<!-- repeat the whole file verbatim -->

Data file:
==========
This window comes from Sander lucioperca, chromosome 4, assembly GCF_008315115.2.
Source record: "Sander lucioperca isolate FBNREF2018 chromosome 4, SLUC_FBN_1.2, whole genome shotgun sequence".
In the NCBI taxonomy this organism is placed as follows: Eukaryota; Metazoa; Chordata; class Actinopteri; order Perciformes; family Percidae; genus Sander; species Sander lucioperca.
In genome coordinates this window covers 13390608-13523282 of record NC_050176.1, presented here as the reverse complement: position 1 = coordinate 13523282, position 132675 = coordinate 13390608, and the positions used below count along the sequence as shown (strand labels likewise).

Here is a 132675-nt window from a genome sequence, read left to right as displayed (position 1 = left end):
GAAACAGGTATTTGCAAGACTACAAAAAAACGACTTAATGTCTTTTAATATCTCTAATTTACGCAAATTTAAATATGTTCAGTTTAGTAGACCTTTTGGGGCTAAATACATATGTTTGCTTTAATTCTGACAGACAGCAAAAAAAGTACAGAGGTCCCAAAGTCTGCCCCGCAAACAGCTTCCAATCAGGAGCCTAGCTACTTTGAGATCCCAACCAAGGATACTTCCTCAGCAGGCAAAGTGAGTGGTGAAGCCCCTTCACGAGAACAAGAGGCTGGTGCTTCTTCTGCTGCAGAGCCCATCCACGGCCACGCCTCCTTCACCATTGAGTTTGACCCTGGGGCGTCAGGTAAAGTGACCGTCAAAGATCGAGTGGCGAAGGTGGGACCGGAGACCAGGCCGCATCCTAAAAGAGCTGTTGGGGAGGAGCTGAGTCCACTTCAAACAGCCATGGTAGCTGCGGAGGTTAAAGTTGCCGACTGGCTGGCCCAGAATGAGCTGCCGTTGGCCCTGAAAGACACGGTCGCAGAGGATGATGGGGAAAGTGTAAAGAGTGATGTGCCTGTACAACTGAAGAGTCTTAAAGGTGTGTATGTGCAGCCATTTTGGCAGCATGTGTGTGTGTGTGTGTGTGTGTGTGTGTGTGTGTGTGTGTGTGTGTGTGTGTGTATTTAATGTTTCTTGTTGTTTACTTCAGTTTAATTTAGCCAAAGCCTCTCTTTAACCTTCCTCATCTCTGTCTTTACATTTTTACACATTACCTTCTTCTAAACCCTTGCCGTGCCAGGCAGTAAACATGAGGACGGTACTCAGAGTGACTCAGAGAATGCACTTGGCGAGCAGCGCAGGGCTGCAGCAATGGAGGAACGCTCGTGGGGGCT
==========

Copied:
This window comes from Sander lucioperca, chromosome 4, assembly GCF_008315115.2.
Source record: "Sander lucioperca isolate FBNREF2018 chromosome 4, SLUC_FBN_1.2, whole genome shotgun sequence".
In the NCBI taxonomy this organism is placed as follows: Eukaryota; Metazoa; Chordata; class Actinopteri; order Perciformes; family Percidae; genus Sander; species Sander lucioperca.
In genome coordinates this window covers 13390608-13523282 of record NC_050176.1, presented here as the reverse complement: position 1 = coordinate 13523282, position 132675 = coordinate 13390608, and the positions used below count along the sequence as shown (strand labels likewise).

Here is a 132675-nt window from a genome sequence, read left to right as displayed (position 1 = left end):
GAAACAGGTATTTGCAAGACTACAAAAAAACGACTTAATGTCTTTTAATATCTCTAATTTACGCAAATTTAAATATGTTCAGTTTAGTAGACCTTTTGGGGCTAAATACATATGTTTGCTTTAATTCTGACAGACAGCAAAAAAAGTACAGAGGTCCCAAAGTCTGCCCCGCAAACAGCTTCCAATCAGGAGCCTAGCTACTTTGAGATCCCAACCAAGGATACTTCCTCAGCAGGCAAAGTGAGTGGTGAAGCCCCTTCACGAGAACAAGAGGCTGGTGCTTCTTCTGCTGCAGAGCCCATCCACGGCCACGCCTCCTTCACCATTGAGTTTGACCCTGGGGCGTCAGGTAAAGTGACCGTCAAAGATCGAGTGGCGAAGGTGGGACCGGAGACCAGGCCGCATCCTAAAAGAGCTGTTGGGGAGGAGCTGAGTCCACTTCAAACAGCCATGGTAGCTGCGGAGGTTAAAGTTGCCGACTGGCTGGCCCAGAATGAGCTGCCGTTGGCCCTGAAAGACACGGTCGCAGAGGATGATGGGGAAAGTGTAAAGAGTGATGTGCCTGTACAACTGAAGAGTCTTAAAGGTGTGTATGTGCAGCCATTTTGGCAGCATGTGTGTGTGTGTGTGTGTGTGTGTGTGTGTGTGTGTGTGTGTGTGTGTGTGTGTATTTAATGTTTCTTGTTGTTTACTTCAGTTTAATTTAGCCAAAGCCTCTCTTTAACCTTCCTCATCTCTGTCTTTACATTTTTACACATTACCTTCTTCTAAACCCTTGCCGTGCCAGGCAGTAAACATGAGGACGGTACTCAGAGTGACTCAGAGAATGCACTTGGCGAGCAGCGCAGGGCTGCAGCAATGGAGGAACGCTCGTGGGGGCT